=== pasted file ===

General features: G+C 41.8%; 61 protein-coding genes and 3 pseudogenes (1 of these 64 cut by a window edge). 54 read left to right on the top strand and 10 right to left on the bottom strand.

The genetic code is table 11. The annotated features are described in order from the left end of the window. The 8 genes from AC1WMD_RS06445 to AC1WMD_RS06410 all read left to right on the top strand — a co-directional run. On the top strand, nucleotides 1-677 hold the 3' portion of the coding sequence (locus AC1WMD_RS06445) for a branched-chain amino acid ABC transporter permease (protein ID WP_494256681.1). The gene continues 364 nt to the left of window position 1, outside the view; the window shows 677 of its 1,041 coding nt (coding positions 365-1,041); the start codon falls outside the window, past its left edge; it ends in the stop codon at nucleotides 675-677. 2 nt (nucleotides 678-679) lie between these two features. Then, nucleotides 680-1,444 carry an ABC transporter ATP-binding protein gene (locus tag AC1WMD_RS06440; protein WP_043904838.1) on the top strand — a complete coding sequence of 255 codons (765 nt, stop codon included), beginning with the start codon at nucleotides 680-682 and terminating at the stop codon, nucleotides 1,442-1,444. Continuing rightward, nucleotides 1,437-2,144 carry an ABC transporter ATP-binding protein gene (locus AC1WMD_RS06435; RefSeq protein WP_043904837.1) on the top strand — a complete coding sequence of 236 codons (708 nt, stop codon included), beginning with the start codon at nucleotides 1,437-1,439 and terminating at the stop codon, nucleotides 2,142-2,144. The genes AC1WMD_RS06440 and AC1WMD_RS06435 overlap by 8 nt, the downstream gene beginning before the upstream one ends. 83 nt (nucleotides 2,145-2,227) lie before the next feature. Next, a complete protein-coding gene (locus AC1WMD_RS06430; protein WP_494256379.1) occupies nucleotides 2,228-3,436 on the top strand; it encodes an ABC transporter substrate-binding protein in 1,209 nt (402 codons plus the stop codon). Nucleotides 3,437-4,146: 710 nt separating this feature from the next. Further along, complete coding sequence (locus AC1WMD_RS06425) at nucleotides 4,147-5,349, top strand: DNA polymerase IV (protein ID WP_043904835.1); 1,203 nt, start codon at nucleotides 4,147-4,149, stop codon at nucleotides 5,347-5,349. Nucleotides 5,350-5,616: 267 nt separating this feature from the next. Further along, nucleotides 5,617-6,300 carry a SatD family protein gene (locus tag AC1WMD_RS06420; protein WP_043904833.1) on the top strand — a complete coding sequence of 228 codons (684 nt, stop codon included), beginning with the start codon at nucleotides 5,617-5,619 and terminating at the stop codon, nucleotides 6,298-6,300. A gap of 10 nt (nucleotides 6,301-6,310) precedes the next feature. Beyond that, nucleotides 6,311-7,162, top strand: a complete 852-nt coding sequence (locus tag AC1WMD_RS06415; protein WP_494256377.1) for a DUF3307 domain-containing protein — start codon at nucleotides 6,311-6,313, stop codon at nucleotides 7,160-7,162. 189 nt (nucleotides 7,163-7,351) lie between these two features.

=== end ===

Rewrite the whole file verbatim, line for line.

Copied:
General features: G+C 41.8%; 61 protein-coding genes and 3 pseudogenes (1 of these 64 cut by a window edge). 54 read left to right on the top strand and 10 right to left on the bottom strand.

The genetic code is table 11. The annotated features are described in order from the left end of the window. The 8 genes from AC1WMD_RS06445 to AC1WMD_RS06410 all read left to right on the top strand — a co-directional run. On the top strand, nucleotides 1-677 hold the 3' portion of the coding sequence (locus AC1WMD_RS06445) for a branched-chain amino acid ABC transporter permease (protein ID WP_494256681.1). The gene continues 364 nt to the left of window position 1, outside the view; the window shows 677 of its 1,041 coding nt (coding positions 365-1,041); the start codon falls outside the window, past its left edge; it ends in the stop codon at nucleotides 675-677. 2 nt (nucleotides 678-679) lie between these two features. Then, nucleotides 680-1,444 carry an ABC transporter ATP-binding protein gene (locus tag AC1WMD_RS06440; protein WP_043904838.1) on the top strand — a complete coding sequence of 255 codons (765 nt, stop codon included), beginning with the start codon at nucleotides 680-682 and terminating at the stop codon, nucleotides 1,442-1,444. Continuing rightward, nucleotides 1,437-2,144 carry an ABC transporter ATP-binding protein gene (locus AC1WMD_RS06435; RefSeq protein WP_043904837.1) on the top strand — a complete coding sequence of 236 codons (708 nt, stop codon included), beginning with the start codon at nucleotides 1,437-1,439 and terminating at the stop codon, nucleotides 2,142-2,144. The genes AC1WMD_RS06440 and AC1WMD_RS06435 overlap by 8 nt, the downstream gene beginning before the upstream one ends. 83 nt (nucleotides 2,145-2,227) lie before the next feature. Next, a complete protein-coding gene (locus AC1WMD_RS06430; protein WP_494256379.1) occupies nucleotides 2,228-3,436 on the top strand; it encodes an ABC transporter substrate-binding protein in 1,209 nt (402 codons plus the stop codon). Nucleotides 3,437-4,146: 710 nt separating this feature from the next. Further along, complete coding sequence (locus AC1WMD_RS06425) at nucleotides 4,147-5,349, top strand: DNA polymerase IV (protein ID WP_043904835.1); 1,203 nt, start codon at nucleotides 4,147-4,149, stop codon at nucleotides 5,347-5,349. Nucleotides 5,350-5,616: 267 nt separating this feature from the next. Further along, nucleotides 5,617-6,300 carry a SatD family protein gene (locus tag AC1WMD_RS06420; protein WP_043904833.1) on the top strand — a complete coding sequence of 228 codons (684 nt, stop codon included), beginning with the start codon at nucleotides 5,617-5,619 and terminating at the stop codon, nucleotides 6,298-6,300. A gap of 10 nt (nucleotides 6,301-6,310) precedes the next feature. Beyond that, nucleotides 6,311-7,162, top strand: a complete 852-nt coding sequence (locus tag AC1WMD_RS06415; protein WP_494256377.1) for a DUF3307 domain-containing protein — start codon at nucleotides 6,311-6,313, stop codon at nucleotides 7,160-7,162. 189 nt (nucleotides 7,163-7,351) lie between these two features.